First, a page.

Saint Andrew's Day

Today in Scotland, and indeed in many parts of the world, people are celebrating Saint Andrew's Day.

The picture of the Scottish flag above is traditionally known as the Saint Andrew flag. It is thought to be the oldest flag in the world. It dates back to the 12th Century.

The origins of Saint Andrew's Cross and Flag

Whilst in Southern Greece Andrew stayed some time in the city of Patras where he healed many sick people. At the time the country was ruled by the Romans and he healed Maximillia, the wife of a powerful Roman General. She converted to Christianity.

Her husband was so angry at his wife becoming a Christian that he wanted to stop this new religion and ordered his soldiers to put Andrew to the death.

The origins of the St Andrews flag and cross comes from when Saint Andrew was crucified by the Romans at Patras (Patrae) in Achaea. His crucifixion was not like that of Jesus, but done diagonally on a cross of the form called Crux decussata which translates to X-shaped cross. This explains the white cross. The dark blue background is a symbol of the sky. This form of cross soon became known as the St Andrew's Cross. Andrew requested to die this way because he did not think he was worthy enough to die the same way, on an upright cross, like his Lord Jesus had.

The relics of Saint Andrew

Andrew was buried in a tomb at Patras and 300 years later Emperor Constantine wanted to move his bones to Turkey, to bury them at a new church.

The relics of Saint Andrew were taken to the city of Patras from where they were taken to Constantinople by order of the Roman emperor Constantius II in 357.

They were then taken to St Andrews in Scotland in the 10th Century from when he became the Patron Saint of Scotland. This is thought to have been in the year 1160 and were taken by St Regulus (Rule), a Greek monk, who was shipwrecked off the Fife coast and the area he was washed ashore became know as St Andrews. He had a dream in which an angel told him to rescue some of the bones of St Andrew and take them to a place of safety far away. It is thought that in life Saint Andrew had never been to Scotland or any country within the UK.

Regulus had a chapel built in St Andrews to store the relics of Saint Andrew. Pilgrims would come from far away to see the bones of St Andrew because they thought they held special powers. A Cathedral was later built in the year 1160 in honour of St Andrew and the ruins can still be seen in St Andrews.

There is a legend that in the late 8th century there was a battle of Athelstaneford with the English and King Ungus of Scotland (the earlier name for Angus). Prior to the battle King Ungus prayed to Andrew and said that if he won the battle by his grace, then he would become the Patron Saint of Scotland. On the day of the battle the King of Scotland looked to the sky, prayed to St Andrew and saw a cloud shaped like a saltire. He declared that Andrew was watching over them and that this was a sign that they would win the battle.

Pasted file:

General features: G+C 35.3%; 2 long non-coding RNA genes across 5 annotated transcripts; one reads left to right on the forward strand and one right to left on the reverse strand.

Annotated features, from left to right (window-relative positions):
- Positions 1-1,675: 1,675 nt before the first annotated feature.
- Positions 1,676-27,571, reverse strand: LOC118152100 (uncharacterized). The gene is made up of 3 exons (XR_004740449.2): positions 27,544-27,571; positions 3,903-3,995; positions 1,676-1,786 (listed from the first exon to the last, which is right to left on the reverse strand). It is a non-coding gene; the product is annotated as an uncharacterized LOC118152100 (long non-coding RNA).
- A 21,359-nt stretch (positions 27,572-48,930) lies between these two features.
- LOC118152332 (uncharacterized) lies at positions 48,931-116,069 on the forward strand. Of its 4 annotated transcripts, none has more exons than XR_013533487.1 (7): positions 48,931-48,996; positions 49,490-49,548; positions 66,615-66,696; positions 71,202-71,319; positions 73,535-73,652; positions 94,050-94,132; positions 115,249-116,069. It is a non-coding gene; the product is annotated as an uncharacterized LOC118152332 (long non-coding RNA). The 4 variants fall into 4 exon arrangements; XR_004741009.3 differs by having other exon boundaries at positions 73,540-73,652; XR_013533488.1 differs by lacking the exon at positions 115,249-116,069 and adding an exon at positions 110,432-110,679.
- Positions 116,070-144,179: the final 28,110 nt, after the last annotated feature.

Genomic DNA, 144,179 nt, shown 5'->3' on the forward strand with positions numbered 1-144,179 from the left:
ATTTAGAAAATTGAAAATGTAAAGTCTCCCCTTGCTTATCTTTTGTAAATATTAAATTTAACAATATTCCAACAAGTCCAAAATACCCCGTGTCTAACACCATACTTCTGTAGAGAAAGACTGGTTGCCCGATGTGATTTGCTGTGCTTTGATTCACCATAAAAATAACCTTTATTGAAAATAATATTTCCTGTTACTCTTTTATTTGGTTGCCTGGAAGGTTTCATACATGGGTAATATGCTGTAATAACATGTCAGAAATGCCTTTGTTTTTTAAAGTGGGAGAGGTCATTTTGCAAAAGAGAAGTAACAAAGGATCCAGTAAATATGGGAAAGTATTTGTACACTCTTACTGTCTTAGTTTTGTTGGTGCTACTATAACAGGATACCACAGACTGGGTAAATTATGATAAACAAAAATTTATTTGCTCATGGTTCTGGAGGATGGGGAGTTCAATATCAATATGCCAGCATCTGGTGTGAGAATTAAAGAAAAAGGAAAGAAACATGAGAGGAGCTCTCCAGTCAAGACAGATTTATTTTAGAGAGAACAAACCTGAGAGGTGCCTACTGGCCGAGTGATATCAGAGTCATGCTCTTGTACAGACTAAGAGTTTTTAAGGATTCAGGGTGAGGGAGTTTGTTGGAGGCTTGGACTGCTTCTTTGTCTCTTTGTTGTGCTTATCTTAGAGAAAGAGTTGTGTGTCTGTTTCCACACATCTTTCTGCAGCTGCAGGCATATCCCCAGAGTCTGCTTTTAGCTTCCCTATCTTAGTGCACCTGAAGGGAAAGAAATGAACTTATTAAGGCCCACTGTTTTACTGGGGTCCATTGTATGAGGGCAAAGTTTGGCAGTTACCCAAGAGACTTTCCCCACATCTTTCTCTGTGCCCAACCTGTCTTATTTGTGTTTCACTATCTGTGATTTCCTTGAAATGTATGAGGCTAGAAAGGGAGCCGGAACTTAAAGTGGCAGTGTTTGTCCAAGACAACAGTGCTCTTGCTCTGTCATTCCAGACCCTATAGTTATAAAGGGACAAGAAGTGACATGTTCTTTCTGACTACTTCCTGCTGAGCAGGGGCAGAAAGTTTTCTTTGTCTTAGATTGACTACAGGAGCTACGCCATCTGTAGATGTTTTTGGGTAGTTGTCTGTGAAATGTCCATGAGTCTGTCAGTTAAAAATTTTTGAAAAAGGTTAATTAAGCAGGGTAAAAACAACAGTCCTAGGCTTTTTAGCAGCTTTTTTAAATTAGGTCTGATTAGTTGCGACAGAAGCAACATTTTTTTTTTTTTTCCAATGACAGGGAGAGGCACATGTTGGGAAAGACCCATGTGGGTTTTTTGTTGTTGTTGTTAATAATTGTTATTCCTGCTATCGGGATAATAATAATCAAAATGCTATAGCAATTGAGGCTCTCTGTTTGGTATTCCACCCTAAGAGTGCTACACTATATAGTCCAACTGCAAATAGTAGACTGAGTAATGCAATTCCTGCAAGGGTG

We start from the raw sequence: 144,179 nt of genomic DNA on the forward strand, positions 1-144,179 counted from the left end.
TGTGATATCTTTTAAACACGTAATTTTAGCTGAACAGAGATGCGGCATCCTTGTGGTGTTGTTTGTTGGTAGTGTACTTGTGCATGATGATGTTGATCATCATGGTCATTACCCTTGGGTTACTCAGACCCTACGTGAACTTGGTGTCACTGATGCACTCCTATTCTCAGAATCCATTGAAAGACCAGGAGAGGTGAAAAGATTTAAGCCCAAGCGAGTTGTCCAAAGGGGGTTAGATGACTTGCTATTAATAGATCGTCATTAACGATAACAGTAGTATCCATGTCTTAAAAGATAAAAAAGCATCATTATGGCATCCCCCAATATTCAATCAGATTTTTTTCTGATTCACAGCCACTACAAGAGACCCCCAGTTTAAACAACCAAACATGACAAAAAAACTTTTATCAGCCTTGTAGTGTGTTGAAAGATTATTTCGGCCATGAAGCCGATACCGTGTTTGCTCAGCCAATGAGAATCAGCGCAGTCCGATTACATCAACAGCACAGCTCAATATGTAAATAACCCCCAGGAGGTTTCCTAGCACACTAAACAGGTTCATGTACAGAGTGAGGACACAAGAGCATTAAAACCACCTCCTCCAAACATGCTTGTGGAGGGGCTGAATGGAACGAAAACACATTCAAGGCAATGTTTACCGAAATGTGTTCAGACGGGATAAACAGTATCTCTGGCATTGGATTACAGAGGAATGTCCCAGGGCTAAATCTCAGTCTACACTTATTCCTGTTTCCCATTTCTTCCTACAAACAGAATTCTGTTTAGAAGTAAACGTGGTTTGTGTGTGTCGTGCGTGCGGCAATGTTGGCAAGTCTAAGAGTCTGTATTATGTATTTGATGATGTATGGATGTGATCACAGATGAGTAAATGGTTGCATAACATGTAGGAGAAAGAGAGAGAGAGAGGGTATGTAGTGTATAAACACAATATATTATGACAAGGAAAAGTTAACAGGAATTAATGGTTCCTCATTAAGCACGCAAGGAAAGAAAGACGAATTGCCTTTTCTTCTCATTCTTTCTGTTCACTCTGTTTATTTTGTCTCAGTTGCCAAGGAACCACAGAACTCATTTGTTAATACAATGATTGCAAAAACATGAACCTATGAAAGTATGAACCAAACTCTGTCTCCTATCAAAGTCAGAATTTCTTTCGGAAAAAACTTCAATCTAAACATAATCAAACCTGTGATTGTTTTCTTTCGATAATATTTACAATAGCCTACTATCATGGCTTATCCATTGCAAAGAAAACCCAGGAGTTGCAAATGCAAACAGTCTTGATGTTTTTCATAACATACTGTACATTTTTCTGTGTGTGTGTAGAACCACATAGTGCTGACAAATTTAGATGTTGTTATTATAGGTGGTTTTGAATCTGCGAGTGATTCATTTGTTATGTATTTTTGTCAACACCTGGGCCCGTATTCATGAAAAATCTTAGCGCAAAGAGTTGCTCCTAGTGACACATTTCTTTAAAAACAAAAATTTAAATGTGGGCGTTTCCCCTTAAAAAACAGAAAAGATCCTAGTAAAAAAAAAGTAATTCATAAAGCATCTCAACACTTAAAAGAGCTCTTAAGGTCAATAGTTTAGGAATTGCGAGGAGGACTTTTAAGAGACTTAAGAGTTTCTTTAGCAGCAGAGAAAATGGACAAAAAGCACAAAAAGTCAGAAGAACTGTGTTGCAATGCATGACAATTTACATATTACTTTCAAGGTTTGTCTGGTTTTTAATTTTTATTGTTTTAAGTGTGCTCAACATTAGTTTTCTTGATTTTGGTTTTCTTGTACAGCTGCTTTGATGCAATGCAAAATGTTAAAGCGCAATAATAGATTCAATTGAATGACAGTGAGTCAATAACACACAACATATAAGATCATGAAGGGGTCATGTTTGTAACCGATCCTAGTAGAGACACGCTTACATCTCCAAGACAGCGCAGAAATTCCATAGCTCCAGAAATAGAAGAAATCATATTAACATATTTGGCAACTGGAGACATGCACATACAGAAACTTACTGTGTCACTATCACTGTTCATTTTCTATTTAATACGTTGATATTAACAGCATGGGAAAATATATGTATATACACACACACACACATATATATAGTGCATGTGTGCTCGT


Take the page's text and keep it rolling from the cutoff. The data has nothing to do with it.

Customs and traditions of Saint Andrew's Day

People in Scotland and Scottish people who find themselves living abroad celebrate St Andrew's Day by playing or listening to bagpipe music and dancing to Scottish music.

A young woman or girl should pray on the night of the 29 November to be married. They would look for a sign about their future husband on the 30 November. One such sign would be to throw a shoe at the door of her parents house. If the toe pointed to the house she would be staying there another year. If it pointed away from the home she would be leaving to be wed within the year and live with her spouse.

Another old custom from Saint Andrew Day is that a young woman should try and peel an apple in one go. This peel would then form the initial name of her intended.

There is no specific food that should be eaten on St Andrews Day, though some enjoy cock-a-leekie soup as a starter and a main course of haggis whilst others eat fish because Saint Andrew was a fisherman.

Read more on why Andrew is Patron Saint of Scotland.

Read this previous post on Saint Andrew's Day.

Listen to this song which is sang  at New Year and after any Scottish gathering.

Use the Labels to read more posts related to Scotland.

Also see the Scotland related posts from Blog 1 and from Blog 3.


Andrés said…
Another Andrew also read it.
Graham said…
Did you discover if you had anything in common? :-)
Anonymous said…
Hello Graham: Today first december is the firt day I vent to your blogs. I have read the St. Andrews history and I have spent a great time. thank for this way to read et study englih. By the way my name is Ignacia Bueno fron Justice' s Ministry lessons. Pleasy remember bring me the book on Tuesday.
Tank Ignacia
Graham said…
Hi Ignacia,

I'm glad you like the blog.

Today first December is the first day I have been in your blog. I have read the history of St. Andrews Day and I have had a great time. Thanks for this way to read and study English. Please remember to bring me the book on Tuesday.

See you in the morning.

Ah, I haven't forgotten your book. :-)